Between 1931 and 1981, some 90,000 life policies were issued through Prudential’s Southeast Asian branch, which served the various life assurance needs of the people of Singapore and Malaysia.11 In the 1980s, both countries were growing at a faster pace, personal incomes were rising and there was a steady increase in employment rate. Such factors created a favourable climate for the growth of the insurance industry.12

Prudential has continued to strengthen its presence in the insurance industry, and was one of the top three insurance companies in Singapore between 2006 and 2015. As at 31 December 2016, it has become one of the market leaders in protection, savings and investment-linked plans, with S$31.5 billion funds under management. Awards received by the company include the People Developer Award by SPRING Singapore in 2013 and 2014, NTUC Plaque of Commendation (Gold) Award in 2014, and Leading HR Practices in Lifelong Learning Award in 2015.13



Author
Kartini Saparudin



References
1. Singapore International Chamber of Commerce. (1979). From early days. Singapore: The Chamber, p. 151. (Call no.: RSING 380.10655957 SIN)
2. Singapore International Chamber of Commerce. (1979). From early days. Singapore: The Chamber, p. 151. (Call no.: RSING 380.10655957 SIN)
3. The Prudential Assurance Company Limited. Southeast Asia Branch. (1981, February). Half a century of service in South East Asia. Prudential Bulletin, p. 2. (Call no.: RSING 368.305 PB)
4. Singapore International Chamber of Commerce. (1979). From early days. Singapore: The Chamber, p. 151. (Call no.: RSING 380.10655957 SIN)
5. Directory of Malaya [Microfilm no.: NL 3334]. (1940). Singapore: Lithographers, pp. 9, 153, 285; Directory of Malaya [Microfilm no.: NL 3335]. (1940). Singapore: Lithographers, p. 363.
6. Singapore International Chamber of Commerce. (1979). From early days. Singapore: The Chamber, p. 151. (Call no.: RSING 380.10655957 SIN)
7. Singapore International Chamber of Commerce. (1979). From early days. Singapore: The Chamber, p. 151. (Call no.: RSING 380.10655957 SIN)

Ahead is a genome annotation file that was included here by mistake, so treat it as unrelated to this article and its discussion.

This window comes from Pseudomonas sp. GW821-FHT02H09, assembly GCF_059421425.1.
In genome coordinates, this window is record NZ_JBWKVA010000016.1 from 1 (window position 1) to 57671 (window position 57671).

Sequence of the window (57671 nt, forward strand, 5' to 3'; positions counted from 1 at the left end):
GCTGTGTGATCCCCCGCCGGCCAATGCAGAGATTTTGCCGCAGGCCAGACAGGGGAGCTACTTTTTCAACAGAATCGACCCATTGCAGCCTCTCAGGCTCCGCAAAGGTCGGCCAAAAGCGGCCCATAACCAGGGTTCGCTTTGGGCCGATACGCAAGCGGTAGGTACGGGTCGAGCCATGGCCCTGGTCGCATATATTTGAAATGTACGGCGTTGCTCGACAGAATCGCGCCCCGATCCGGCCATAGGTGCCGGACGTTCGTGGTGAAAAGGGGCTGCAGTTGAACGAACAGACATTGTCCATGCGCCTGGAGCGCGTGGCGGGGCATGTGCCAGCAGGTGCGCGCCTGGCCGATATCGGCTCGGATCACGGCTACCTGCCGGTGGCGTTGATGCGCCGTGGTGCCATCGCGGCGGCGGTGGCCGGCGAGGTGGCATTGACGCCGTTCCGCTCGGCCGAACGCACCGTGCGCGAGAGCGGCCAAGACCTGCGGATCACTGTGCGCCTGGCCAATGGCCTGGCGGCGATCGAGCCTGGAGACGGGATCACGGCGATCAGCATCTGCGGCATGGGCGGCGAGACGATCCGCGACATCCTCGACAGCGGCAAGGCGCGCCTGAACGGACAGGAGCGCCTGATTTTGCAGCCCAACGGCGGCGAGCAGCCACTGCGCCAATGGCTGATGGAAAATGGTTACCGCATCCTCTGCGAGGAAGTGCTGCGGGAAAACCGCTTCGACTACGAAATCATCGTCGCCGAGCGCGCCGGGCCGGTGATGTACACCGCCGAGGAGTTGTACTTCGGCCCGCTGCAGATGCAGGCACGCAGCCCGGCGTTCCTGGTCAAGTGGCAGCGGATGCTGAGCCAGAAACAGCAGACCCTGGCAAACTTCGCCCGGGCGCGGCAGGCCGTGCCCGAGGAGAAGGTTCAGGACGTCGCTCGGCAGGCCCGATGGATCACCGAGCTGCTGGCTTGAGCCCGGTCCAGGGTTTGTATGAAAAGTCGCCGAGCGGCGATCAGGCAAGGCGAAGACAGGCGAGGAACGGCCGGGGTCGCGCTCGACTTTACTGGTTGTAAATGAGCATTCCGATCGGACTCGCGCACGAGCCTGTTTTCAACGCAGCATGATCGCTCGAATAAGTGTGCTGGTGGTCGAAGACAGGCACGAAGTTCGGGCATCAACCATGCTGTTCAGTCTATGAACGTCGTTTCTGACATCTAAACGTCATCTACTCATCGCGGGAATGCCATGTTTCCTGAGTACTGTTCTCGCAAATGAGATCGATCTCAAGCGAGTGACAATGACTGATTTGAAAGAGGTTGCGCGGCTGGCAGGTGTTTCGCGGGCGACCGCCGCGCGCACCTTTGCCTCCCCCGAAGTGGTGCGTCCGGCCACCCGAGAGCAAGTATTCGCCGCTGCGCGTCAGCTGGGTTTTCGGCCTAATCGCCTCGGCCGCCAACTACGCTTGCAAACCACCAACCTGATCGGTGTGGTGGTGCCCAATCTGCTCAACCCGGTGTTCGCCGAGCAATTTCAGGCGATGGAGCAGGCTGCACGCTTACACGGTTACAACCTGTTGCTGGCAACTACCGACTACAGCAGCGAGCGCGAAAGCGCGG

8. Soe, M. (Ed.). (1985) The Singapore insurance industry: Historical perspective, growth and future outlook. Singapore: Singapore Insurance Training Centre, pp. 3–4. (Call no.: RSING 368.95957 SIN)
9. Soe, M. (Ed.). (1985) The Singapore insurance industry: Historical perspective, growth and future outlook. Singapore: Singapore Insurance Training Centre, pp. 3–4. (Call no.: RSING 368.95957 SIN); Republic of Singapore. Statutes of the Republic of Singapore. (2002 Rev. ed.). Insurance Act (Chapter 142). Retrieved 2017, September 21 from Singapore Statutes Online: http://statutes.agc.gov.sg/aol/search/display/view.w3p;page=0;query=CompId%3Ac0a3618d-8677-4423-94d9-6c40420abb5a%20ValidTime%3A20171006000000%20TransactionTime%3A20171006000000;rec=0;resUrl=http%3A%2F%2Fstatutes.agc.gov.sg%2Faol%2Fbrowse%2FtitleResults.w3p%3Bletter%3DI%3Btype%3DactsCur;whole=yes
10. The Prudential Assurance Company Limited. Southeast Asia Branch. (1978, December). Manager’s message. Prudential Bulletin, p. 2. (Call no.: RSING 368.305 PB)
11. The Prudential Assurance Company Limited. Southeast Asia Branch. (1981, February). Half a century of service in South East Asia. Prudential Bulletin, p. 2. (Call no.: RSING 368.305 PB)
12. The Prudential Assurance Company Limited. Southeast Asia Branch. (1978, December). Manager’s message. Prudential Bulletin, p. 2. (Call no.: RSING 368.305 PB)
13. Prudential Assurance Company Singapore (Pte) Limited. (2017). About us. Retrieved 2017, April 10 from Prudential website: https://www.prudential.com.sg/en/our-company/; Huang, C. (2016, December 12). When bigger is better in life insurance. The Business Times. Retrieved from Factiva via NLB’s eResources website: http://www.eresources.nlb.gov.sg/



The information in this article is valid as at 2017 and correct as far as we are able to ascertain from our sources. It is not intended to be an exhaustive or complete history of the subject. Please contact the Library for further reading materials on the topic.

Subject
Organisations>>Companies
Insurance companies--Singapore
Business enterprises
Business, finance and industry>>Finance>>Insurance